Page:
As the world becomes increasingly dependent on technology, the potential for data theft or system shutdown from a breach in cybersecurity looms large. IT professionals and law enforcement teams are scrambling to keep up with cyber criminals who are utilizing the latest sophisticated methodologies. Over the past year, 32% of businesses have been victims of a major cyber attack. Each year, the corporate world loses $388 billion dealing with, and recovering from, breaches in cybersecurity. The amount spent on remediating computer viruses alone has reached about $55 billion per year. While cyber criminals receive a lot of attention and generate splashy headlines, the threat coming from within an organization – whether malicious or not – may be greater.
In a Harvey Nash/KPMG survey, 4,500 CIOs and technology leaders from around the world indicate that the insider threat is the fastest growing security risk of all. Employees and contractors, who are often provided with access to a company’s network infrastructure without proper risk management training, pose a significant risk to businesses. While some employees act maliciously against their organization, many cybersecurity breaches are due to negligence or inadvertent error. In fact, 60% of businesses admit their employees have no knowledge of security risks.
Businesses which fail to communicate potential risks and how to defend against them are likely to experience threats to security due to human error. According to a 2016 Cybersecurity Intelligence Index published by IBM, 60% of all attacks were carried out by insiders. Of these attacks, three-quarters involved malicious intent, and one-quarter were inadvertent. Such security breaches may include accidentally posting sensitive information on the company’s public-facing website, emailing restricted information to the wrong party or improperly disposing of confidential records. For example, in 2016, an employee of the Federal Deposit Insurance Corp. (FDIC) downloaded sensitive information on a personal storage device putting data from 44,000 customers at risk. Human error may also include negligence when an employee ignores security protocols. In a 2013 survey, Google reported that 25 million Chrome warnings were ignored 70.2% of the time. In some of the cases, warnings were ignored because of a user’s’ lack of technical knowledge: These employees simply did not understand the technical language used in the warning.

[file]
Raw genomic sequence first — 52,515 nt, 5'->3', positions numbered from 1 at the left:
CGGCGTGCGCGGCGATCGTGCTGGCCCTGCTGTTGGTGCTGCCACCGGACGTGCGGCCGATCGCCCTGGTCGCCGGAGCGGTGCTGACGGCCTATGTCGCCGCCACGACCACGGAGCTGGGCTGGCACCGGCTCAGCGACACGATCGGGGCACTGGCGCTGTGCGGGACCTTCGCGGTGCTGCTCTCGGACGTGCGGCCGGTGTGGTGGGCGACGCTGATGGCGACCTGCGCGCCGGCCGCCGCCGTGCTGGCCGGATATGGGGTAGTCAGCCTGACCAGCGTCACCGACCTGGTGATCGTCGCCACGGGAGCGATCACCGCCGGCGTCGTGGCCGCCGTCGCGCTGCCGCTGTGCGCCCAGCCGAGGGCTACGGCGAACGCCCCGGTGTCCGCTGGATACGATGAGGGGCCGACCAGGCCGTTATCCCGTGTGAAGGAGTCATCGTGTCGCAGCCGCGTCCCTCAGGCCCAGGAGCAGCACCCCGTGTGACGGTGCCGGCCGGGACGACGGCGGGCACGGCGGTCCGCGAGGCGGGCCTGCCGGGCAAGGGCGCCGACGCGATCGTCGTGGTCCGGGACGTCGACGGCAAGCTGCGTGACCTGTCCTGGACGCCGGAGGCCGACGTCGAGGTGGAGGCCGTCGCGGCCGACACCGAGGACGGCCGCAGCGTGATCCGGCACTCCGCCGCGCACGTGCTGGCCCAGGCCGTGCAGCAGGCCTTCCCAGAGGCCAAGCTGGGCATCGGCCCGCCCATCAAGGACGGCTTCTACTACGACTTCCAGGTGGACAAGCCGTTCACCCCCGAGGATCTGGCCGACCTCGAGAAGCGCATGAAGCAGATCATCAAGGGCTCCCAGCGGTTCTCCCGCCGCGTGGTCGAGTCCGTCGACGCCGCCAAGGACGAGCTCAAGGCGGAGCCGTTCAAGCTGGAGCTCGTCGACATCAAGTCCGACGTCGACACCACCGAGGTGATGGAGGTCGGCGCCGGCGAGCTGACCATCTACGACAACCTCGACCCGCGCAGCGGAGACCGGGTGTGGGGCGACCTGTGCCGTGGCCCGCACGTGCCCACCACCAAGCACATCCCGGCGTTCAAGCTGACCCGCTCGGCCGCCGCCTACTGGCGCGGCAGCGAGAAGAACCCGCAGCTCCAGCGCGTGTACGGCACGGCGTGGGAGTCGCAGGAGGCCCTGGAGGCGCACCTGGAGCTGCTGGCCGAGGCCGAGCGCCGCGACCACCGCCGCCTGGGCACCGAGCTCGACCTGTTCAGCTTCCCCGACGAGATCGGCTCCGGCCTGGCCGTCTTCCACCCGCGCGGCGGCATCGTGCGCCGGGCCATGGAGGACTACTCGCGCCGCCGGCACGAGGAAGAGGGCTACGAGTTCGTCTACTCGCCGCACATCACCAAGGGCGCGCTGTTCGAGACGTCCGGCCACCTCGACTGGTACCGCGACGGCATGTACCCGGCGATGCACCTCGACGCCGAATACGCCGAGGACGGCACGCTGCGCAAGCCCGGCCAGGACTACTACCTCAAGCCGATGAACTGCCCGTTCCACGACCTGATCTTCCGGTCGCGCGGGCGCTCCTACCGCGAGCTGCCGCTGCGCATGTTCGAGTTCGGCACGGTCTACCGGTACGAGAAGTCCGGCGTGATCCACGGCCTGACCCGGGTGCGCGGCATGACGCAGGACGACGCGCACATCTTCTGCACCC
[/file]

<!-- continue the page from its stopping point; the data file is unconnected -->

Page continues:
According to cybersecurity experts, 90% of outside cyber attacks occur because an employee unwittingly provides their access credentials to hackers. Cyber criminals take advantage of insiders who are unaware of phishing techniques, often through forms on fake websites or links infected with malware, to steal a company’s sensitive information.
To safeguard a network, it is imperative to first identify potential vulnerabilities through a company-wide information security risk assessment. A business must be aware of the intricacies of their own network in order to guard against cyber breaches. Company leaders should have knowledge of what data must be protected, where this data resides on the network and who has access to it in real-time. Once vital and sensitive data is identified, access should be restricted to employees who have been properly vetted and are familiar with security protocols. When hiring technical employees and contractors, companies should invest in a professional third-party security service to conduct a thorough and comprehensive background check before they are given clearance to work within a business’s infrastructure.
Once hired, mandatory and frequent training should be offered to remind employees about cybersecurity risks and the consequences of violating security protocols. Training may include insight into the damage security breaches pose to the company as well as how the employee may be penalized for negligence. Security training should include a discussion on the risks of taking confidential information out of the office—via laptops or personal storage devices—where it can be stolen from cars and homes. The disposal and sharing of sensitive information can also be addressed.
Finally, when an employee leaves the company, access to the system should be immediately disabled. Ideally, an automatic data wipe is triggered when the employee is deactivated to prevent them from logging back into the system and accessing company data, especially on cloud services that do not require frequent authentication.
With a rapidly changing cyber criminal landscape, static assessments, stale employee training and protocols will not keep up with the dynamics of cybersecurity today. Training and system evaluation must be ongoing and respond to the ever-changing environment.